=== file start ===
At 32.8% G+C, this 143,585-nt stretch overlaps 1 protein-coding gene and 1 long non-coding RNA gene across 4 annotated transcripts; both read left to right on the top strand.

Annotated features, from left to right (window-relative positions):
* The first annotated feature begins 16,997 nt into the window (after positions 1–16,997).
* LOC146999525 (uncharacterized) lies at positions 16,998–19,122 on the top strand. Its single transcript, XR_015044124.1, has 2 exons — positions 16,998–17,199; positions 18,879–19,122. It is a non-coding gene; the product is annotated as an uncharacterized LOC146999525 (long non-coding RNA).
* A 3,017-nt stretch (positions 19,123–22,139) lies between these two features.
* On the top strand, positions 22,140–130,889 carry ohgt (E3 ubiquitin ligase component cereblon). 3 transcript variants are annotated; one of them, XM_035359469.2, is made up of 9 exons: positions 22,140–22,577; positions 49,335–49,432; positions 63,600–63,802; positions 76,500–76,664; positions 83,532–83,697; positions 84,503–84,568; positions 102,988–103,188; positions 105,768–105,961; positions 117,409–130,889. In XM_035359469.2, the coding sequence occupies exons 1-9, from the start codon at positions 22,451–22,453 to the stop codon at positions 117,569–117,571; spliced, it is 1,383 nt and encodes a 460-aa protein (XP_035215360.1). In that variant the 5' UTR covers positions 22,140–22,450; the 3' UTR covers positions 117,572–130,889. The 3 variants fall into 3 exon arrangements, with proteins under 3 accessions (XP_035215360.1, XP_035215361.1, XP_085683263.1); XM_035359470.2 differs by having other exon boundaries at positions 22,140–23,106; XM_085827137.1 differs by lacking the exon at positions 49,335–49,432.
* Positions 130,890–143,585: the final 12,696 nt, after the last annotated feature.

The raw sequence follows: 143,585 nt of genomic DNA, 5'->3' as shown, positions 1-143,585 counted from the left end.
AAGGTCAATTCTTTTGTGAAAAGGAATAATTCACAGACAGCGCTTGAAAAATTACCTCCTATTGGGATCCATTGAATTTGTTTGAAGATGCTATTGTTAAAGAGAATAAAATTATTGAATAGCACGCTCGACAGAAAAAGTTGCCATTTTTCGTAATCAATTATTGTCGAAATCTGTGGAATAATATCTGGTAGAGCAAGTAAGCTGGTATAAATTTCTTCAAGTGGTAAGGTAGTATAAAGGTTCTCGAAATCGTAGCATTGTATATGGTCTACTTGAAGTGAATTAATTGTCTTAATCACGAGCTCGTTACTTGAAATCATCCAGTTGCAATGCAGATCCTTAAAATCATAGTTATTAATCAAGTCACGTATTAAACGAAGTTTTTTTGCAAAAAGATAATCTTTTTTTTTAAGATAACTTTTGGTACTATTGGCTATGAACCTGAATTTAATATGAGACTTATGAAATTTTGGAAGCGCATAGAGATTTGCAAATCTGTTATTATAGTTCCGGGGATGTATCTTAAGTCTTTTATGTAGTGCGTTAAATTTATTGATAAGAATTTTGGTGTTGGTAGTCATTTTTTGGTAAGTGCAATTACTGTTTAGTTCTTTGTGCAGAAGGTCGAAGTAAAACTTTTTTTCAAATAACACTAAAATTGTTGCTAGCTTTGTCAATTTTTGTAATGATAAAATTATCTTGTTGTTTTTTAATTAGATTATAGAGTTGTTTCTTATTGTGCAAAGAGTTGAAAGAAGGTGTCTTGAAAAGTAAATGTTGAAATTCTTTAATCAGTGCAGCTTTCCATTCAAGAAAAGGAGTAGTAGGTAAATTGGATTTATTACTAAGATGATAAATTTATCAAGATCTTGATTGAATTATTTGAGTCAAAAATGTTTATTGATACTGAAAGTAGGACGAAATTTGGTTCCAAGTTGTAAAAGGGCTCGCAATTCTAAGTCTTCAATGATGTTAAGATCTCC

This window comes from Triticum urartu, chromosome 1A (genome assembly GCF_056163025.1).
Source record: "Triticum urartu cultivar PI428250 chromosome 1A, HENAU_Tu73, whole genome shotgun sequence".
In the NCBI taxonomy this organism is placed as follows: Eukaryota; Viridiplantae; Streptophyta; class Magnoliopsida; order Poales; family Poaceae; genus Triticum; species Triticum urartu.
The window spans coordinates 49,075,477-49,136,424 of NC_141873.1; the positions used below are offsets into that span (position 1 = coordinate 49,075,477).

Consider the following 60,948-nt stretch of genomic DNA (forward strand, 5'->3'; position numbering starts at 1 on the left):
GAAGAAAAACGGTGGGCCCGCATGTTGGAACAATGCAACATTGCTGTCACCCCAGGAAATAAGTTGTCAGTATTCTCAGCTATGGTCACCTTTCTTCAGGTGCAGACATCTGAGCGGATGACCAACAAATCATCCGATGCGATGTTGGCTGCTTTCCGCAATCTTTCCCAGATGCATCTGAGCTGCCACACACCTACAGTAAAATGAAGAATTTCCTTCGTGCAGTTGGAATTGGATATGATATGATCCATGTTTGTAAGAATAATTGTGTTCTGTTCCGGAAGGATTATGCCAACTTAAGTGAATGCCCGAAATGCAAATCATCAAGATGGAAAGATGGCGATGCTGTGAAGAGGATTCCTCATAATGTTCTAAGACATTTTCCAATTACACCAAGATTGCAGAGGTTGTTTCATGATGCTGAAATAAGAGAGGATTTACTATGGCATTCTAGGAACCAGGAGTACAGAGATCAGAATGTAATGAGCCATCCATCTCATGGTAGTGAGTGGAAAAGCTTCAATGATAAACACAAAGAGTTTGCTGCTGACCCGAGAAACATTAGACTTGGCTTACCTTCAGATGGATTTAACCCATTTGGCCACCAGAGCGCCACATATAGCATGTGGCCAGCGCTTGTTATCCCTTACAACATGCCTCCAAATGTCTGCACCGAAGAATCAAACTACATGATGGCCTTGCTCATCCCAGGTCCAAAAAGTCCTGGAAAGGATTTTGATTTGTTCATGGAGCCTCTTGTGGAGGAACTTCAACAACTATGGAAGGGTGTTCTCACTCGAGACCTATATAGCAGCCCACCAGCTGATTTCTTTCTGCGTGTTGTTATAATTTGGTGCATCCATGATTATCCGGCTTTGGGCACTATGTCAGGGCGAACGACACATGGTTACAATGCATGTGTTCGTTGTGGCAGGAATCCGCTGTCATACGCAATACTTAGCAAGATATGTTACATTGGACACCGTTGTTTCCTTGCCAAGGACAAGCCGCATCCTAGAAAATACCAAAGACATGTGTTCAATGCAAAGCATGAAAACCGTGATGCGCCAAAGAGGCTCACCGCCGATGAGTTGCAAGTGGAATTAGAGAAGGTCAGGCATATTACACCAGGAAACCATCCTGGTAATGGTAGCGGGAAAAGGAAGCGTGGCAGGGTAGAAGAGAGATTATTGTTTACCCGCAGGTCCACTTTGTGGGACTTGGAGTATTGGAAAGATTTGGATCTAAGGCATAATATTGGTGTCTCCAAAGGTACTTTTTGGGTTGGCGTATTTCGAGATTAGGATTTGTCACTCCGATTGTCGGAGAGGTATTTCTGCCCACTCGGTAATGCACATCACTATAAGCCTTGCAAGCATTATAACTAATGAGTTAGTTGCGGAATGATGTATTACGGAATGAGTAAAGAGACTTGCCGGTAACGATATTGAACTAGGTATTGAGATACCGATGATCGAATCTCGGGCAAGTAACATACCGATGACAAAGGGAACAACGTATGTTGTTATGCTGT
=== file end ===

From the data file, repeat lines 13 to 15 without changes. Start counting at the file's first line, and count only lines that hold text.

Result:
The window spans coordinates 49,075,477-49,136,424 of NC_141873.1; the positions used below are offsets into that span (position 1 = coordinate 49,075,477).

Consider the following 60,948-nt stretch of genomic DNA (forward strand, 5'->3'; position numbering starts at 1 on the left):
GAAGAAAAACGGTGGGCCCGCATGTTGGAACAATGCAACATTGCTGTCACCCCAGGAAATAAGTTGTCAGTATTCTCAGCTATGGTCACCTTTCTTCAGGTGCAGACATCTGAGCGGATGACCAACAAATCATCCGATGCGATGTTGGCTGCTTTCCGCAATCTTTCCCAGATGCATCTGAGCTGCCACACACCTACAGTAAAATGAAGAATTTCCTTCGTGCAGTTGGAATTGGATATGATATGATCCATGTTTGTAAGAATAATTGTGTTCTGTTCCGGAAGGATTATGCCAACTTAAGTGAATGCCCGAAATGCAAATCATCAAGATGGAAAGATGGCGATGCTGTGAAGAGGATTCCTCATAATGTTCTAAGACATTTTCCAATTACACCAAGATTGCAGAGGTTGTTTCATGATGCTGAAATAAGAGAGGATTTACTATGGCATTCTAGGAACCAGGAGTACAGAGATCAGAATGTAATGAGCCATCCATCTCATGGTAGTGAGTGGAAAAGCTTCAATGATAAACACAAAGAGTTTGCTGCTGACCCGAGAAACATTAGACTTGGCTTACCTTCAGATGGATTTAACCCATTTGGCCACCAGAGCGCCACATATAGCATGTGGCCAGCGCTTGTTATCCCTTACAACATGCCTCCAAATGTCTGCACCGAAGAATCAAACTACATGATGGCCTTGCTCATCCCAGGTCCAAAAAGTCCTGGAAAGGATTTTGATTTGTTCATGGAGCCTCTTGTGGAGGAACTTCAACAACTATGGAAGGGTGTTCTCACTCGAGACCTATATAGCAGCCCACCAGCTGATTTCTTTCTGCGTGTTGTTATAATTTGGTGCATCCATGATTATCCGGCTTTGGGCACTATGTCAGGGCGAACGACACATGGTTACAATGCATGTGTTCGTTGTGGCAGGAATCCGCTGTCATACGCAATACTTAGCAAGATATGTTACATTGGACACCGTTGTTTCCTTGCCAAGGACAAGCCGCATCCTAGAAAATACCAAAGACATGTGTTCAATGCAAAGCATGAAAACCGTGATGCGCCAAAGAGGCTCACCGCCGATGAGTTGCAAGTGGAATTAGAGAAGGTCAGGCATATTACACCAGGAAACCATCCTGGTAATGGTAGCGGGAAAAGGAAGCGTGGCAGGGTAGAAGAGAGATTATTGTTTACCCGCAGGTCCACTTTGTGGGACTTGGAGTATTGGAAAGATTTGGATCTAAGGCATAATATTGGTGTCTCCAAAGGTACTTTTTGGGTTGGCGTATTTCGAGATTAGGATTTGTCACTCCGATTGTCGGAGAGGTATTTCTGCCCACTCGGTAATGCACATCACTATAAGCCTTGCAAGCATTATAACTAATGAGTTAGTTGCGGAATGATGTATTACGGAATGAGTAAAGAGACTTGCCGGTAACGATATTGAACTAGGTATTGAGATACCGATGATCGAATCTCGGGCAAGTAACATACCGATGACAAAGGGAACAACGTATGTTGTTATGCTGT